The Rebirth Of Phil Lesh (Relix Revisited)
By the summer of 1995, it had been nearly six years since the Grateful Dead released a new studio recording. During those final years, though, the Grateful Dead introduced several songs that remained unrecorded such as “Days Between,” “Lazy River Road” and “Childhood’s End.” Lesh revealed that there was an attempt to work on a new release by the band that was left unfinished at the time of Garcia’s death.
Unfortunately these songs may never see the light of day. “I personally don’t feel that there’s anything from those sessions that is worth using,” Lesh disclosed. “It’s kind of like, there’s a famous composer named Gustav Mahler, and he died before he finished his tenth symphony. Four or five people have done completed versions, completions of which have been performed and recorded. And as good as any of them are, none of them could ever approach what the composer himself would have done with it. So there’s no way that any of that Grateful Dead material, no matter who we brought in to sweeten it up, would be equivalent to what Jerry would have done with it. I mean, there are no lead vocals on his songs, and his guitar playing is just rudimentary on all of the tracks. I personally don’t feel that there’s any point in releasing those songs from those recordings. So I don’t think that it’s ever gonna happen myself,” Lesh explained, which may leave the door open for the release of new interpretations of those songs.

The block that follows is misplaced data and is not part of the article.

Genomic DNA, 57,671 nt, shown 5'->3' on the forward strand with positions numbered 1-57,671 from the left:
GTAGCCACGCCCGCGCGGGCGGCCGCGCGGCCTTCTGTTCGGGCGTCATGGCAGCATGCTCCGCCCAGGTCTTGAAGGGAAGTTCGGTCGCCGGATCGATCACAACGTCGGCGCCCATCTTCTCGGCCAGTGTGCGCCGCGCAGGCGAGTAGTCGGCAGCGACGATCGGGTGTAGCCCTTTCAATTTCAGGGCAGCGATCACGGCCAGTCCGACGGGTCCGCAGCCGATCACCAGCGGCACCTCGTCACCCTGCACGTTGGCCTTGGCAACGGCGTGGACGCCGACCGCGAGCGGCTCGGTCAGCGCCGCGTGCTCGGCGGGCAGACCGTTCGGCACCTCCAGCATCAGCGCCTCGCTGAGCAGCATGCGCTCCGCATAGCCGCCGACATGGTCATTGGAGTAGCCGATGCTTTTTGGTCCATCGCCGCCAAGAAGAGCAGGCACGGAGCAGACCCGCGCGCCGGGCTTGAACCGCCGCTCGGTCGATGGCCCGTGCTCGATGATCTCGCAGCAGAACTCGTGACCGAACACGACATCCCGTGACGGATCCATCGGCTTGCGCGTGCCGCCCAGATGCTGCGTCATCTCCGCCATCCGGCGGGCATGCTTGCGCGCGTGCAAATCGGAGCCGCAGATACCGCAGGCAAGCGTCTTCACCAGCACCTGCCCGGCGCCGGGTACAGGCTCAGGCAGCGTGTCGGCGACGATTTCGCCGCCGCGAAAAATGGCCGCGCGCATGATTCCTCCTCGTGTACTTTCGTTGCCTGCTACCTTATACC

“Any of my tunes, I would feel comfortable about that, and I’m sure Bobby would be interested in taking some of his stuff and recording with Ratdog,” Lesh continued. “In fact, he may already have done so because they’re in the studio working on a record right now. Bobby’s really pleased with it. He said that he has 20 new tunes. So it gives him a lot of latitude to choose from.”